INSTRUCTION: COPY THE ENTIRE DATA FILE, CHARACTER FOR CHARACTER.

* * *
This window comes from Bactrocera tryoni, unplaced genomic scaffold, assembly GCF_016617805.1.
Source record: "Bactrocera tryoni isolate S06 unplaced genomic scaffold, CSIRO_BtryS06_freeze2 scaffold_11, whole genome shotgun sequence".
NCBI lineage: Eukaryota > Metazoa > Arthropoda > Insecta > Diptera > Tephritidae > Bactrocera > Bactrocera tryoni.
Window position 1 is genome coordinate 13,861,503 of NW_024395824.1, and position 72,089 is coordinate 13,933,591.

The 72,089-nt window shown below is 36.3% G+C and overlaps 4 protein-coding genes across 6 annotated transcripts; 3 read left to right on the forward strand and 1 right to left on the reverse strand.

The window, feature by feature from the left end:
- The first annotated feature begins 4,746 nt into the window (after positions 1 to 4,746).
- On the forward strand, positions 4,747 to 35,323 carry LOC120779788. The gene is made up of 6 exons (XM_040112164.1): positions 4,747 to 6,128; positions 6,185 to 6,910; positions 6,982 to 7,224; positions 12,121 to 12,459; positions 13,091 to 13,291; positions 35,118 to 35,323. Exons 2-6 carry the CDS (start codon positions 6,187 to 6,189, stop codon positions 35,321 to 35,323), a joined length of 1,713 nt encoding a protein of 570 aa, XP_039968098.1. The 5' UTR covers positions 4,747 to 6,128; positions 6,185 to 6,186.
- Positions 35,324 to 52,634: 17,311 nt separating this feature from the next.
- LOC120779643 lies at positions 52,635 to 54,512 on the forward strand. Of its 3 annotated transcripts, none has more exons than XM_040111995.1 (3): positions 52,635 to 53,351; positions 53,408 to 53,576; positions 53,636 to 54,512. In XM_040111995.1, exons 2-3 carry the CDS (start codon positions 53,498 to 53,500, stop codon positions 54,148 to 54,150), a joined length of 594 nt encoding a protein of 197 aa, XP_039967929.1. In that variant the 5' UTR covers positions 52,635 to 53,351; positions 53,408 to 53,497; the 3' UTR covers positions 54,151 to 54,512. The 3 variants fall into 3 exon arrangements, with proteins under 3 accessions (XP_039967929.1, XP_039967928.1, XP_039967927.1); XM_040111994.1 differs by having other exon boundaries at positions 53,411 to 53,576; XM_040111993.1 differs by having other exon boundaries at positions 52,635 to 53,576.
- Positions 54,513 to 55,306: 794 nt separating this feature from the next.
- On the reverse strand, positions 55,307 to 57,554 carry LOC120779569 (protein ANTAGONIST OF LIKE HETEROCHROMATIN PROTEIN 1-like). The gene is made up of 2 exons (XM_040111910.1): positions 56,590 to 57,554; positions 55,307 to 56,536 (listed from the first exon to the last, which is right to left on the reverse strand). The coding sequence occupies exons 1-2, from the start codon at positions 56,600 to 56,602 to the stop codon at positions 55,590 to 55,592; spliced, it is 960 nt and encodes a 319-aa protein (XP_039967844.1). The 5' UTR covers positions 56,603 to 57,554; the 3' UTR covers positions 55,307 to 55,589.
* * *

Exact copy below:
This window comes from Bactrocera tryoni, unplaced genomic scaffold, assembly GCF_016617805.1.
Source record: "Bactrocera tryoni isolate S06 unplaced genomic scaffold, CSIRO_BtryS06_freeze2 scaffold_11, whole genome shotgun sequence".
NCBI lineage: Eukaryota > Metazoa > Arthropoda > Insecta > Diptera > Tephritidae > Bactrocera > Bactrocera tryoni.
Window position 1 is genome coordinate 13,861,503 of NW_024395824.1, and position 72,089 is coordinate 13,933,591.

The 72,089-nt window shown below is 36.3% G+C and overlaps 4 protein-coding genes across 6 annotated transcripts; 3 read left to right on the forward strand and 1 right to left on the reverse strand.

The window, feature by feature from the left end:
- The first annotated feature begins 4,746 nt into the window (after positions 1 to 4,746).
- On the forward strand, positions 4,747 to 35,323 carry LOC120779788. The gene is made up of 6 exons (XM_040112164.1): positions 4,747 to 6,128; positions 6,185 to 6,910; positions 6,982 to 7,224; positions 12,121 to 12,459; positions 13,091 to 13,291; positions 35,118 to 35,323. Exons 2-6 carry the CDS (start codon positions 6,187 to 6,189, stop codon positions 35,321 to 35,323), a joined length of 1,713 nt encoding a protein of 570 aa, XP_039968098.1. The 5' UTR covers positions 4,747 to 6,128; positions 6,185 to 6,186.
- Positions 35,324 to 52,634: 17,311 nt separating this feature from the next.
- LOC120779643 lies at positions 52,635 to 54,512 on the forward strand. Of its 3 annotated transcripts, none has more exons than XM_040111995.1 (3): positions 52,635 to 53,351; positions 53,408 to 53,576; positions 53,636 to 54,512. In XM_040111995.1, exons 2-3 carry the CDS (start codon positions 53,498 to 53,500, stop codon positions 54,148 to 54,150), a joined length of 594 nt encoding a protein of 197 aa, XP_039967929.1. In that variant the 5' UTR covers positions 52,635 to 53,351; positions 53,408 to 53,497; the 3' UTR covers positions 54,151 to 54,512. The 3 variants fall into 3 exon arrangements, with proteins under 3 accessions (XP_039967929.1, XP_039967928.1, XP_039967927.1); XM_040111994.1 differs by having other exon boundaries at positions 53,411 to 53,576; XM_040111993.1 differs by having other exon boundaries at positions 52,635 to 53,576.
- Positions 54,513 to 55,306: 794 nt separating this feature from the next.
- On the reverse strand, positions 55,307 to 57,554 carry LOC120779569 (protein ANTAGONIST OF LIKE HETEROCHROMATIN PROTEIN 1-like). The gene is made up of 2 exons (XM_040111910.1): positions 56,590 to 57,554; positions 55,307 to 56,536 (listed from the first exon to the last, which is right to left on the reverse strand). The coding sequence occupies exons 1-2, from the start codon at positions 56,600 to 56,602 to the stop codon at positions 55,590 to 55,592; spliced, it is 960 nt and encodes a 319-aa protein (XP_039967844.1). The 5' UTR covers positions 56,603 to 57,554; the 3' UTR covers positions 55,307 to 55,589.